The sterilization filter unit 4, for example, has 0.1 to 0.2 micron pore filters which can remove fairly fine solids, such as bacteria and organic matter, to produce a secondary water. The liquid filler 5 fills the container with the secondary water flowing out of the sterilization filter unit 4. A valve is attached to the container by the valve crimper 6. The container has a valve controlled by the valve crimper 6, and is then filled with oxygen (or a mixture of oxygen and an inert gas under pressure) by the gas filler 7. This completes the production of the bacteriostatic water. The inert gases are most preferably selected from the group including nitrogen, argon and carbon dioxide. Carbon dioxide is particularly preferred, because it is like oxygen in that it has sterilizing and bacteriostatic effects. In the sealed container, water must come into contact with oxygen (or the oxygen-containing mixture) under a partial pressure of at least 0.5 atm at room temperature. In other words, the oxygen or the oxygen-containing mixture must be filled in under pressure in order to ensure that the concentration of oxygen gas dissolves in the water at 20 ppm or more. For spray water for cosmetics, the oxygen or oxygen-containing mixture also acts as the propellant. Ideally, the vapor phase, which also serves as the propellant, should be totally utilized before the product container is discarded. In other words, the vapor phase should be maintained at as high a pressure as of possible while observing the safety standard limit of 8 kg/cm2 G(gauge) at 35 degrees C., so that enough pressure is available for the final stages of use.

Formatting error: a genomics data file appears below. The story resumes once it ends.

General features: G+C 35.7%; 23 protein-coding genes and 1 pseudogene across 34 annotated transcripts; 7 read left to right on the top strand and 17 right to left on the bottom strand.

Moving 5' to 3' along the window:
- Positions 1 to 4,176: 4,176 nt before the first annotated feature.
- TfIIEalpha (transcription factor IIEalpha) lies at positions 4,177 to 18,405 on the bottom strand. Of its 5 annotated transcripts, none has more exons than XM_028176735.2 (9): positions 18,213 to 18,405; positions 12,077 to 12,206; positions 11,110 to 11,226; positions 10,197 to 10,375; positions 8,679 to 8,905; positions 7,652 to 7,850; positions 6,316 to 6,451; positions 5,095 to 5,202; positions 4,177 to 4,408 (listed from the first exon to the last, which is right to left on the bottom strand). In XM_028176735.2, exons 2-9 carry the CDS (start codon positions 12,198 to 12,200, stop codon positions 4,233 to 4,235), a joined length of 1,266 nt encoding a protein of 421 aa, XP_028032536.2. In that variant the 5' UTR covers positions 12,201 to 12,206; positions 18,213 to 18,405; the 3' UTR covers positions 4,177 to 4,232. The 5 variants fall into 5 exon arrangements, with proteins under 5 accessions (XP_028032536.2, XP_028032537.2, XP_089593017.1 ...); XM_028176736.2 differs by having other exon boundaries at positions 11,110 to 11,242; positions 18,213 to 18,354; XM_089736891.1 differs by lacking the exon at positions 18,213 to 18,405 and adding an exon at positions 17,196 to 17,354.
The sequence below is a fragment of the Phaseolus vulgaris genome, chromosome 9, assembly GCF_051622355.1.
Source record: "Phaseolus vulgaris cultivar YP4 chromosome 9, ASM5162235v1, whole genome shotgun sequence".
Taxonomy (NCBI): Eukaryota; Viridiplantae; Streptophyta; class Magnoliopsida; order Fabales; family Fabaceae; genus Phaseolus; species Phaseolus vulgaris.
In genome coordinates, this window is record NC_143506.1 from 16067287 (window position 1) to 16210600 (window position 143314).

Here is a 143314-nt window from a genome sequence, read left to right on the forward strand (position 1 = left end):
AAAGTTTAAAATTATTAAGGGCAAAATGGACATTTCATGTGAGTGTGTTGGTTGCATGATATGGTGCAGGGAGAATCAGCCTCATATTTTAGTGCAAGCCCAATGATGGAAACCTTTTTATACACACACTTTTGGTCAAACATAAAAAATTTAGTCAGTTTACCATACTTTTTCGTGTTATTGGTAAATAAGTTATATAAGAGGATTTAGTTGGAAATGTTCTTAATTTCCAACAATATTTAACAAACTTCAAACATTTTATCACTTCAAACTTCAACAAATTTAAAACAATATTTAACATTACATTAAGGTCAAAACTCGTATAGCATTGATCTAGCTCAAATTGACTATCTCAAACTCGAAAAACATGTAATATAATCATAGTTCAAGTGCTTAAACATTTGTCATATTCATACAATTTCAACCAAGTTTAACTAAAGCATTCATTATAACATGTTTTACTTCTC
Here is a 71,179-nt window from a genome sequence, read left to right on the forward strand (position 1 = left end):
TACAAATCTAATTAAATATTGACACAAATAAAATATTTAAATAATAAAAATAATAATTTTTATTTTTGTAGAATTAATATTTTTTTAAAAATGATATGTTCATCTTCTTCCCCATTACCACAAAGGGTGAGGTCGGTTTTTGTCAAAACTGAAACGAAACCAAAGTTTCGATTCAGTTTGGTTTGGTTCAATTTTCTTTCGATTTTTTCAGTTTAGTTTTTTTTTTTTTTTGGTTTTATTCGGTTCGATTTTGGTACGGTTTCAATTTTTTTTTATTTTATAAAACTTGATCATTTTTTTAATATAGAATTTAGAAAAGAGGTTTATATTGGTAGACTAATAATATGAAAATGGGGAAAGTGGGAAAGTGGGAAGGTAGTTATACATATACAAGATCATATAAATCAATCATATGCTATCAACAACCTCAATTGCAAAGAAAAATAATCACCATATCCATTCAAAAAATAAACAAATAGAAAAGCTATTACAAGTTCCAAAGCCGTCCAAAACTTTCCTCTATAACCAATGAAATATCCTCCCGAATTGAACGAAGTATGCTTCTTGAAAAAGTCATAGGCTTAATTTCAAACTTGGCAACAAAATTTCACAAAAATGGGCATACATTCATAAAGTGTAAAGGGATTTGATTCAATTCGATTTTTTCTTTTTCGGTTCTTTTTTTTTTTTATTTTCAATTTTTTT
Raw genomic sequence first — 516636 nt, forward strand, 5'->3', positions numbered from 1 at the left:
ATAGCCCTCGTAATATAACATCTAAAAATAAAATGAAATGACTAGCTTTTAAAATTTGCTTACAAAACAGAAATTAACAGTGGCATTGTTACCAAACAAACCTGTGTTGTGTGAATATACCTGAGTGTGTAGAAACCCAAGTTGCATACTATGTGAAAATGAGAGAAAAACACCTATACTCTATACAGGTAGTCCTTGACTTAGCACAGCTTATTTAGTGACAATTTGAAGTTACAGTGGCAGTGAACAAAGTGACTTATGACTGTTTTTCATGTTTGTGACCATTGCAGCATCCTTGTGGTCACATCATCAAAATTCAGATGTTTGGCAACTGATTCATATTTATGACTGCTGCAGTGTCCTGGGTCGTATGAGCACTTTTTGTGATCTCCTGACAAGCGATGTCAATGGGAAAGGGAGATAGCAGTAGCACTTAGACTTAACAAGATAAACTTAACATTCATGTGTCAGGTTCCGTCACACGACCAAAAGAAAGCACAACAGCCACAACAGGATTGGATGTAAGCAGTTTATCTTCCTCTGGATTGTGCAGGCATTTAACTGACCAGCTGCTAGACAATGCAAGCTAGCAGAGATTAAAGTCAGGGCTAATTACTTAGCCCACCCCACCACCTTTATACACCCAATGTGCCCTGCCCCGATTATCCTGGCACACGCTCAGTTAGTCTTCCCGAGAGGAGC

Referring to the process diagrammed in the attached drawing, one advantage of heat sterilizing all of the piping systems is that the heating tank 1 can be maintained around 95 degrees C. and the hot primary water can pass through all the equipment, including the piping systems and fittings, up to the liquid filler 6, before the production actually begins.

EXAMPLES Example 1

In one case, natural mineral water was used as the unprocessed water, and it was treated by the process shown in the attached figure 1, to produce bacteriostatis water. The heating tank was filled with the unprocessed water, and was heated to 100 degrees C. by circulating steam through the steam conduit. The hot water then passed through the cooling tank, sterilization filter unit, liquid filler and valve crimper, by means of the pump. The water was then heat sterilized and the equipment and associated piping systems were flushed. The water was then discharged from the liquid filler.

Next, the heating tank was again filled with the heat-sterilized water(at 85 degrees C. for at least 30 minutes), and steam was supplied to the conduit to heat the water to become bacteriostatic.

The water was then passed through to the cooling tank, by the pump, where it was cooled to 50 degrees C or below.

Then it was sterilized in the filter unit, having a pore size of 0. to 0.2 micron to remove bacteria.

160 g of the secondary water, together with oxygen gas, was filled into a sealed aerosol container. The aerosol container was made of aluminum and was lined with a resin coating on the inside. The maximum pressure in the aerosol container was 8 kg/cm2 G(gauge) at 356 degrees C., and the sealed container was confirmed to be safe.

The oxygen in the aerosol container has a partial pressure of 0.5 atm at 25 degrees C., which ensures that the oxygen was dissolved in the bacteriostatic water at 20 ppm.

EXAMPLE 2

The bacteriostatic water filled in the aerosol container in the above step was stored at 35 degrees C. for 2 weeks. After b 2 weeks at 35 degrees C., the bacteriostatic water was then tested for the number of bacteria.